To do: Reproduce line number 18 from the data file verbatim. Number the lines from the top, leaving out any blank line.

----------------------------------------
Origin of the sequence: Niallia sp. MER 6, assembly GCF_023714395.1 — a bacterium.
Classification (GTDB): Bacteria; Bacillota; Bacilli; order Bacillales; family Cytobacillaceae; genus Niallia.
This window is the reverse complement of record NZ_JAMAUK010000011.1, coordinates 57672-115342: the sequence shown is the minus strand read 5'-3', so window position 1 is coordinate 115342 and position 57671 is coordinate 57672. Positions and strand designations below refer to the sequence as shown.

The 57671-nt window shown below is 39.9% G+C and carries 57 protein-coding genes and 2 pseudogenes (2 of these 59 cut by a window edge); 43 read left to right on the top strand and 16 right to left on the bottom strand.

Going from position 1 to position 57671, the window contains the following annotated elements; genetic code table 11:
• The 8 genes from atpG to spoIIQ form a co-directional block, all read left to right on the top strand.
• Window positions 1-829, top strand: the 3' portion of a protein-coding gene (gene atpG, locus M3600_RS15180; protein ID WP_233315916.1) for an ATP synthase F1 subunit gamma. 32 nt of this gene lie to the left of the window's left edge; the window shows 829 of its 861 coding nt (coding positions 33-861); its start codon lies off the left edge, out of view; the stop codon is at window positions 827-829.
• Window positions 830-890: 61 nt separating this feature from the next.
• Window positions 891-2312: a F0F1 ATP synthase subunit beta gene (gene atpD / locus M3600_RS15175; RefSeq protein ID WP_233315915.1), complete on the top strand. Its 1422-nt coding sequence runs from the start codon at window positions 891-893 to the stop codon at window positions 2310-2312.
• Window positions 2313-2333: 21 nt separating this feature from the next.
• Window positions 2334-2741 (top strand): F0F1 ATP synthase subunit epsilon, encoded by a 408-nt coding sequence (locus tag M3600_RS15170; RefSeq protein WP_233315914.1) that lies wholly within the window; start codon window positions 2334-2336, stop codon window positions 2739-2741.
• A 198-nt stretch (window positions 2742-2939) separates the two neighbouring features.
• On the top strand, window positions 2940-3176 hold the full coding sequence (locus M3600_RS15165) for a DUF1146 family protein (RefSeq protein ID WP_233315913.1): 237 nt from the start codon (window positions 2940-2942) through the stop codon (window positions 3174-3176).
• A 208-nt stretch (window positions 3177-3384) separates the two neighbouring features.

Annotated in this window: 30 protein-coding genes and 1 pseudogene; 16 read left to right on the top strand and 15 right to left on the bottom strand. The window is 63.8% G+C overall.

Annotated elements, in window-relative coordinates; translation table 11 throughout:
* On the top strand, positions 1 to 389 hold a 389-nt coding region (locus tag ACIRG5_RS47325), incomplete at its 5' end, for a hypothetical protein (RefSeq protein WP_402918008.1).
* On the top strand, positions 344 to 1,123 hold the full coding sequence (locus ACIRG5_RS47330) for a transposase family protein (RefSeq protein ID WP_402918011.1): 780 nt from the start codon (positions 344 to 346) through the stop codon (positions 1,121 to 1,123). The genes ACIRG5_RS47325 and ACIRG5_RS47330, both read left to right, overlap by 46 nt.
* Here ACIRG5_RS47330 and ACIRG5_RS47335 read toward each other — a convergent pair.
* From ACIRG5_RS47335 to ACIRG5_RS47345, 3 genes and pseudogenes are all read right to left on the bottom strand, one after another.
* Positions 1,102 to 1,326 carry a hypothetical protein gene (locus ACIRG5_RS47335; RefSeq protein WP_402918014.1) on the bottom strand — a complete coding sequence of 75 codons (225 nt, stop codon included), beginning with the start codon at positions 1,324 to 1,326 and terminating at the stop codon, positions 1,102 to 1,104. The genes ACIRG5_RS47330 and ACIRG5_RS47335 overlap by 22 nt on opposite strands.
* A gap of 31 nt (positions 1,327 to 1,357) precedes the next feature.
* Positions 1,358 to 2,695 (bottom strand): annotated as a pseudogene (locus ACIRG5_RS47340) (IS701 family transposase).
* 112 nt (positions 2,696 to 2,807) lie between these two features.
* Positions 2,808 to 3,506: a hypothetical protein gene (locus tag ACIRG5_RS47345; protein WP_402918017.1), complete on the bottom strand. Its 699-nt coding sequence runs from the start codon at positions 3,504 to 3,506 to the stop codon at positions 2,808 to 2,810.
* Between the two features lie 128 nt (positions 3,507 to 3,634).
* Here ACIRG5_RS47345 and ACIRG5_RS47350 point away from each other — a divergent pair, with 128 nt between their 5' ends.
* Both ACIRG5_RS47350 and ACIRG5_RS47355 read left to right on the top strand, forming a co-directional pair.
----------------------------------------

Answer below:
* On the top strand, positions 344 to 1,123 hold the full coding sequence (locus ACIRG5_RS47330) for a transposase family protein (RefSeq protein ID WP_402918011.1): 780 nt from the start codon (positions 344 to 346) through the stop codon (positions 1,121 to 1,123). The genes ACIRG5_RS47325 and ACIRG5_RS47330, both read left to right, overlap by 46 nt.